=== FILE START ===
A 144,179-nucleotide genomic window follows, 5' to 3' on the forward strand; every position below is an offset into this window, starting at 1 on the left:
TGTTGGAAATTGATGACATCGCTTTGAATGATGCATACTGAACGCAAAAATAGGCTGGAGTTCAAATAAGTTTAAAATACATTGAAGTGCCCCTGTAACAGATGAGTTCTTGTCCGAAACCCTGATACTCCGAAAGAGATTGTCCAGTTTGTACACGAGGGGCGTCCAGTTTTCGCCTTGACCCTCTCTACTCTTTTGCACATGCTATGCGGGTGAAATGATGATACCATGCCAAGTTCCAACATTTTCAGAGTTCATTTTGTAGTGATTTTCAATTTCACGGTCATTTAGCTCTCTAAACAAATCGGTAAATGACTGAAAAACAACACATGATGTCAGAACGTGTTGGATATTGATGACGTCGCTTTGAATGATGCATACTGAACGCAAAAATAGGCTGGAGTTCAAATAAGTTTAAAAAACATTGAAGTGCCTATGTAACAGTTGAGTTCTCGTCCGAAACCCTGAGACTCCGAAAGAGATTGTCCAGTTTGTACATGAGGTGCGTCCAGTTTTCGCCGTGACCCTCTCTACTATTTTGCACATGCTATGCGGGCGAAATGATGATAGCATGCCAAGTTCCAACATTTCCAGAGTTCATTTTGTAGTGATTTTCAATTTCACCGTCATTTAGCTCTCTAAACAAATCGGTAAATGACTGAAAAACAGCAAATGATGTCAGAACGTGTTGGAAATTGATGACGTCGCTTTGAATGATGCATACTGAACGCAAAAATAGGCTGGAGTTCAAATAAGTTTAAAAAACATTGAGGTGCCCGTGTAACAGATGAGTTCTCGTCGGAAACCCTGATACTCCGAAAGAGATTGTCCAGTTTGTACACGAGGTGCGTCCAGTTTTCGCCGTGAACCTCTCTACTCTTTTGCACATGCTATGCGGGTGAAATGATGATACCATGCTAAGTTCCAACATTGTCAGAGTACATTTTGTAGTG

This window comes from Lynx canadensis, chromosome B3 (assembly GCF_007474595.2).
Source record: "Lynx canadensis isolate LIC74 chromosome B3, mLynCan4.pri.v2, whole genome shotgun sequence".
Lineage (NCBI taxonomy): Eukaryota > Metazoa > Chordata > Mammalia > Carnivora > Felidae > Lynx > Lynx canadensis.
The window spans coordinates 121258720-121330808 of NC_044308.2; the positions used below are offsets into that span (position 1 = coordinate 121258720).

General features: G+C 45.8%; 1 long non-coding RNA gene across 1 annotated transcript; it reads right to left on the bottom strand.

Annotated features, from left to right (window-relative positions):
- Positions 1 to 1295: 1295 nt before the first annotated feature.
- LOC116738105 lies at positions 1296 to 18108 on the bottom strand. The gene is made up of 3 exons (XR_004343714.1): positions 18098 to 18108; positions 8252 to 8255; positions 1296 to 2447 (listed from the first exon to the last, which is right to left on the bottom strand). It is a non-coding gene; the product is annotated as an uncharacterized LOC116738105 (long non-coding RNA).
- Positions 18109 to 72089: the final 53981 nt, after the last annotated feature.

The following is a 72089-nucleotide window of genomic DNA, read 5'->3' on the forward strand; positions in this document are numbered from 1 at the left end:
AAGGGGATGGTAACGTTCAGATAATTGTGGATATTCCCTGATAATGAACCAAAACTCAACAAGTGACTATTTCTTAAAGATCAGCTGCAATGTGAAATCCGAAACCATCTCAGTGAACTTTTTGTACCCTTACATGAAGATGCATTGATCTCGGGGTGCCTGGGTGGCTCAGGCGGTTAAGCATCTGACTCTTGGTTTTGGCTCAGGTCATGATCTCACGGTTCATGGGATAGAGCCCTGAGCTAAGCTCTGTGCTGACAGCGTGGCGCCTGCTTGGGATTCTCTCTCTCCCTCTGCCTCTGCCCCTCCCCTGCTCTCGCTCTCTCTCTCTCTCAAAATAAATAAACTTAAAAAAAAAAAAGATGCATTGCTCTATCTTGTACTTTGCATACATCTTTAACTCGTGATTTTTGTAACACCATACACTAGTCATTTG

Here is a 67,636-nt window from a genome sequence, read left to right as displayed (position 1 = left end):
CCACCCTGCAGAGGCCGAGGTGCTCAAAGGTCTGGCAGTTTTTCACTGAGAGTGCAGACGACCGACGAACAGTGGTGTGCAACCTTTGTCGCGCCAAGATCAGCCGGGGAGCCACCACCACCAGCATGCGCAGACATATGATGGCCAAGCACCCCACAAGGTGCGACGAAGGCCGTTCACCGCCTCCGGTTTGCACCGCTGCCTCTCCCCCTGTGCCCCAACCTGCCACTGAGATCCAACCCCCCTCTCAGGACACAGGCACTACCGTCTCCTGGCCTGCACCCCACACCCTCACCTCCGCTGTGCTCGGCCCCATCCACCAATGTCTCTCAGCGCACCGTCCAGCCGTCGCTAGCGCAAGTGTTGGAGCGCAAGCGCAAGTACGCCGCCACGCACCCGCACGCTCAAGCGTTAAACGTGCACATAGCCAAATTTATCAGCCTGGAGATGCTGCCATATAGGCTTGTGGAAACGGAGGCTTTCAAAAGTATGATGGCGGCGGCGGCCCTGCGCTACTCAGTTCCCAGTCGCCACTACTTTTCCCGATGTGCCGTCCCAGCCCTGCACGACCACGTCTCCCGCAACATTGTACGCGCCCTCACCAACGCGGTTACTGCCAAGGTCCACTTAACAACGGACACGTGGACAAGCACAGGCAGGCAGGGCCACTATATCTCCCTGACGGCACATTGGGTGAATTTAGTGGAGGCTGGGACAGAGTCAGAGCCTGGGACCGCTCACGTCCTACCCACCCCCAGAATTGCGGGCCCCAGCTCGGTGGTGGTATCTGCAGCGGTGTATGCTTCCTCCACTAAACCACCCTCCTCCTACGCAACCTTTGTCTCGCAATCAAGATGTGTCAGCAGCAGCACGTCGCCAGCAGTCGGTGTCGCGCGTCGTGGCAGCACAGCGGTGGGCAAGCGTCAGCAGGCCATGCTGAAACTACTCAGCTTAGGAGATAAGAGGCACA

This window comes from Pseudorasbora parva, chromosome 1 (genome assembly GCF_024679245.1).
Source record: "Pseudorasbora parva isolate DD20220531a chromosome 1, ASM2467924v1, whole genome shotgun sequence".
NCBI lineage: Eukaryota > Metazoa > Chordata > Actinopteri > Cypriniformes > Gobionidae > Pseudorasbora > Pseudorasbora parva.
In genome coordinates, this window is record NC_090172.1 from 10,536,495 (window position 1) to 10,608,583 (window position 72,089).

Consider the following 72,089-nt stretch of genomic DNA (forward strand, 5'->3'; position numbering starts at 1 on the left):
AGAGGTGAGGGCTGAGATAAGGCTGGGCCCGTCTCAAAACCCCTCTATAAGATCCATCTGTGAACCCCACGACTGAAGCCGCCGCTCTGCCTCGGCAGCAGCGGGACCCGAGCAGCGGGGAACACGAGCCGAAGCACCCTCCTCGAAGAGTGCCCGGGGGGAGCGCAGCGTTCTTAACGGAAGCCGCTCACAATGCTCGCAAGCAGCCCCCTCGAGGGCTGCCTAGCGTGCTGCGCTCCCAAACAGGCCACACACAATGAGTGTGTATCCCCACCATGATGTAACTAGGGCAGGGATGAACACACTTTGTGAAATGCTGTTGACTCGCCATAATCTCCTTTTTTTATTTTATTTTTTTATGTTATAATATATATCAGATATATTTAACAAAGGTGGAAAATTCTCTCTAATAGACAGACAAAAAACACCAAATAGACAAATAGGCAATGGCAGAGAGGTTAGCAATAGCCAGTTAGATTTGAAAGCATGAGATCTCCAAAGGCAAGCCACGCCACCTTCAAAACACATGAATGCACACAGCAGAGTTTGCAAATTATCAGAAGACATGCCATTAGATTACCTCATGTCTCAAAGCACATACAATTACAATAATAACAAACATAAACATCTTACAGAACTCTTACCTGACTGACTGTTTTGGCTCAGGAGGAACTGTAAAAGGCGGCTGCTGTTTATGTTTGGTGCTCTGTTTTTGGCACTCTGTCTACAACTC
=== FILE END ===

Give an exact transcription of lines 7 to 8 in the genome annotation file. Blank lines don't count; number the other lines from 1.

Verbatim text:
General features: G+C 45.8%; 1 long non-coding RNA gene across 1 annotated transcript; it reads right to left on the bottom strand.

Annotated features, from left to right (window-relative positions):